In August 2013, a Fairfax County Police Officer shot and killed unarmed John Geer as he stood in his doorway talking to police. There were many civilian witnesses, including family, to the SWAT team killing. Yet, 14 months later, the shooter has not been identified and there has been no explanation for the killing by either the police, the Board of Supervisors which oversees them, the Commonwealth Attorney, or the U.S. Justice Department to which this case was referred for investigation. In Fairfax County, it has been routine in the 74 years since the Board of Supervisors created the Police Department for officers to kill citizens without apparent justification and not be held accountable to anyone but themselves for doing so. The Geer case is only the most recent example.
John Geer’s family, some of whom were eyewitnesses to the shooting, has been remarkably patient, waiting 14 months so far for completion of the official investigation and explanation as to how and why it was the unarmed, non-threatening Mr. Geer was shot to death. Finally, their patience ran out. They have filed suit against the police and the county demanding justice — a full explanation, accountability for those responsible, and $12 million for their incredible loss.
No county officer has ever been charged with wrongdoing for killings in the line of duty. Nor has any killing been investigated by anyone except fellow officers. The police and county have been sued by families of the dead, but to date Fairfax County has opted to pay seven-figure settlements with our tax dollars rather than go to trial or lift the iron veil of secrecy.
And, the Board of Supervisors, to whom the police nominally report, has inexplicably failed to hold them accountable.
I do, however, see signs for hope the Geer case may be different. Why should I, a known pessimist, think there is a chance to break the perfect record of non-accountability to the people who pay the police to protect them? Here are some possible reasons.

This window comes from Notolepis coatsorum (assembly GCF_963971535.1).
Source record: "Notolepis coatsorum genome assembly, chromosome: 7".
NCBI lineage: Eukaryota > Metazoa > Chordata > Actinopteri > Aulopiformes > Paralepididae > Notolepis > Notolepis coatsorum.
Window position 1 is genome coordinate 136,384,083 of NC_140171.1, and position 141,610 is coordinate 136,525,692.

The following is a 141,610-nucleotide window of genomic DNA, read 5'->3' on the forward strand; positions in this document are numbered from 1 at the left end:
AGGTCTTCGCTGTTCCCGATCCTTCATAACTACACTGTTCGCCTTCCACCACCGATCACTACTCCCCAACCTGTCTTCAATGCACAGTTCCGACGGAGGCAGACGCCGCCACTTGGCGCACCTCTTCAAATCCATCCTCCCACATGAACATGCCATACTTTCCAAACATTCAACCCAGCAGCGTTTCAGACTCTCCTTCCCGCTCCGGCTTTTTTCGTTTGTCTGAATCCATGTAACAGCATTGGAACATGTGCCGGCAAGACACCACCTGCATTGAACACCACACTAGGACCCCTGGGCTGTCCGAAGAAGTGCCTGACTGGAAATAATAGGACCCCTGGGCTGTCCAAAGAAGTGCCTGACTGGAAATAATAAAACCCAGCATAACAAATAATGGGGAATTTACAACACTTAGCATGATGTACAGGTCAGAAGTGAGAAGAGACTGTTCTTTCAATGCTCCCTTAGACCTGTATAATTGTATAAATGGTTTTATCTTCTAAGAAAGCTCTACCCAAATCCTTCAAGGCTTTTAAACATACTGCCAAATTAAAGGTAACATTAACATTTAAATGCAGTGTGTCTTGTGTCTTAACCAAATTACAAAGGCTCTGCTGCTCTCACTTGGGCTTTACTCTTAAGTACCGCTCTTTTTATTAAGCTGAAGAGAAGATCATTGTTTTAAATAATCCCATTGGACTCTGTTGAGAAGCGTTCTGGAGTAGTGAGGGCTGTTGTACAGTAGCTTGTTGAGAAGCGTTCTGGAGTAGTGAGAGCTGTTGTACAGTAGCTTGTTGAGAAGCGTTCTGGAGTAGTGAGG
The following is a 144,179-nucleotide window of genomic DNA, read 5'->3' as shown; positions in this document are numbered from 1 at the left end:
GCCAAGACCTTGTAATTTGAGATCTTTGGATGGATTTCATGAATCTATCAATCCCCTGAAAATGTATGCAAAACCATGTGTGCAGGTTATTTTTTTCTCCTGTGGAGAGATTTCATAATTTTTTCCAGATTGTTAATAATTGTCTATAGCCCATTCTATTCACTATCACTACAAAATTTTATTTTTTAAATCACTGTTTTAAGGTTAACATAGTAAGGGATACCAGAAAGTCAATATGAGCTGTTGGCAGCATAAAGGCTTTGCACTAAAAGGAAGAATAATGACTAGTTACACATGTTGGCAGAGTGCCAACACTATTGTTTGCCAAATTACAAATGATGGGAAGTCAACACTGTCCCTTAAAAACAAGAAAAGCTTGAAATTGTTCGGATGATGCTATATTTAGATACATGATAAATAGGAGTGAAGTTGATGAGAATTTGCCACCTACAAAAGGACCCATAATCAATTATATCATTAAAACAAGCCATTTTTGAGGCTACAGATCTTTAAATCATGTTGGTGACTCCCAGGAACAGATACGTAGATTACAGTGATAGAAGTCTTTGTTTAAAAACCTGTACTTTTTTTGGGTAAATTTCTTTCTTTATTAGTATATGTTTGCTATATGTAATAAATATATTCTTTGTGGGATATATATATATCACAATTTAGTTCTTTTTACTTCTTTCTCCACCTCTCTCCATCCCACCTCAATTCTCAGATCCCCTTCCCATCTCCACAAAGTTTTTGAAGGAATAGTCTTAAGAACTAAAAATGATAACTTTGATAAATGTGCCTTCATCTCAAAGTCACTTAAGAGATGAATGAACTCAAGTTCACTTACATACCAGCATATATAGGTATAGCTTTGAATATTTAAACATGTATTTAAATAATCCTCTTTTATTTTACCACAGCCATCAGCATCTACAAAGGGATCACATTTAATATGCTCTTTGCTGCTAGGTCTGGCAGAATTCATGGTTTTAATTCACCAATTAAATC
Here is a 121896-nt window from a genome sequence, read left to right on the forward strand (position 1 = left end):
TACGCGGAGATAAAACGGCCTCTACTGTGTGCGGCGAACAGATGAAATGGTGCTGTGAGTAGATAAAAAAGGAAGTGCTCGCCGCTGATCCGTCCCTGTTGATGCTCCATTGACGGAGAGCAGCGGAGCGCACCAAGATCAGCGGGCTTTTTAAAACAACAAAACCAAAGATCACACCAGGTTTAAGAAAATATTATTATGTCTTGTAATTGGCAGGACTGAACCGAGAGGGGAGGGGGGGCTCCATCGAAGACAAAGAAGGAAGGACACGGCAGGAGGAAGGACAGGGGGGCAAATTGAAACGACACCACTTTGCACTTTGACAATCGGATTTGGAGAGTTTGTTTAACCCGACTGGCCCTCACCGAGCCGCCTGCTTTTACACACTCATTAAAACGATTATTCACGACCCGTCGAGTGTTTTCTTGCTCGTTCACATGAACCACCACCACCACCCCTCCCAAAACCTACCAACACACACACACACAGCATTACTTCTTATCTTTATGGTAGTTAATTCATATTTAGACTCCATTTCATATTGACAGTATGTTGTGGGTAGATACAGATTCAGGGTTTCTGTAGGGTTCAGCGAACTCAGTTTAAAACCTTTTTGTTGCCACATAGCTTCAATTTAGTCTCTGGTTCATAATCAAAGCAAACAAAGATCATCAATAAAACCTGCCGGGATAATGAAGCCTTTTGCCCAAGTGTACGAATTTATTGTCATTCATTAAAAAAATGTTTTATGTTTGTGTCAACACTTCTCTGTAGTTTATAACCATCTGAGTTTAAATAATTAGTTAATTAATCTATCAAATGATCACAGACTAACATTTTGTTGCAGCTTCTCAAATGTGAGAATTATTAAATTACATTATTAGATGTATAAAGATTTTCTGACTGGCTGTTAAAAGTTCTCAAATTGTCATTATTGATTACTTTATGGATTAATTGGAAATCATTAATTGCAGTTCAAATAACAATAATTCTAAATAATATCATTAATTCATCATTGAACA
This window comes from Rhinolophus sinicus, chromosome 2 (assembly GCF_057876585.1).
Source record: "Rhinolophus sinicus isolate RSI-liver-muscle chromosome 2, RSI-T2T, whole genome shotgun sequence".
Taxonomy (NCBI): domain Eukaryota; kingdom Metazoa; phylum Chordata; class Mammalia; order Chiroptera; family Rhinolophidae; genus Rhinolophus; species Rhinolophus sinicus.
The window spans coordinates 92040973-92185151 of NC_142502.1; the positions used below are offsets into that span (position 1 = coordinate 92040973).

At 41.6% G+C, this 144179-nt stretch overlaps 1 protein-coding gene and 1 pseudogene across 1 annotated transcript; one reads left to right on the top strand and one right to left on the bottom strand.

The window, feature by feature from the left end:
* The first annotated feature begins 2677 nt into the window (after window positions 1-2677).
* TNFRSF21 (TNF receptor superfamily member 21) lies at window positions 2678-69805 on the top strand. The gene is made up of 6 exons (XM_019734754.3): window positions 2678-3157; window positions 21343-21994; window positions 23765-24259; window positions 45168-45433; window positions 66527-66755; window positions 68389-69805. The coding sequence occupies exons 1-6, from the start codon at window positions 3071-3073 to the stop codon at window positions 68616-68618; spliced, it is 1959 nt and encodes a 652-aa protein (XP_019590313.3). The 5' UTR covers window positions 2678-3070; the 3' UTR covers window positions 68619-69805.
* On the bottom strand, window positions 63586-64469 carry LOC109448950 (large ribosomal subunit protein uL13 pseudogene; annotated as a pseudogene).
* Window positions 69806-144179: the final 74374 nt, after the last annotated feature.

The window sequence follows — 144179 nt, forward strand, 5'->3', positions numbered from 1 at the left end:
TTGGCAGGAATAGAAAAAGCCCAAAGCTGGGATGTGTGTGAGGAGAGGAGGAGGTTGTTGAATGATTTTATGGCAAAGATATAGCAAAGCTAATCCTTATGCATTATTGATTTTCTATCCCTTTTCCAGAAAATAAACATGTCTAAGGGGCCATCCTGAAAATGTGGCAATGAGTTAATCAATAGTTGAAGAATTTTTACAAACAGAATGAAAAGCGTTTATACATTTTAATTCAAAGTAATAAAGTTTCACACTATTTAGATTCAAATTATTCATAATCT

Police employed a heavily armed SWAT team arrayed like a firing squad for this domestic dispute raising the question of excessive force;
Unlike many police killings, there were many civilian witnesses to this one;
Police left the badly wounded man to die;
The Commonwealth Attorney, usually a rubber stamp for the police, declared an unspecified “conflict of interest” and referred investigation of the shooting and shooter to the Justice Department which has to date remained silent;
The Board of Supervisors suddenly has shown an interest in this case. Chairman Bulova sent a letter to the U.S. Attorney expressing concern about the delay; and,
The Geer family, which is suing county police, says they will not settle for cash, and wants a trial to force police to explain fully the circumstances.
Of course, the police and some who advise the Board of Supervisors will resist genuine accountability to the people of Fairfax County. So, it will be an uphill struggle. But, at least two supervisors (one Democrat and one Republican) are acknowledging they favor new approaches, such as the creation of an independent civilian review board.
Seventy-five percent of U.S. jurisdictions the size of Fairfax County already have them and they generally work well, renewing community confidence in their police and finding very few officers abusing their lethal power once there is oversight.
Seventy-four years without accountability for using lethal force is more than long enough. Think about it. It is hard to believe that any officer drawing his or her gun is not aware that there is no penalty for miscalculation and unjustified use of it. That is a very scary proposition. But how can it be otherwise after 74 years?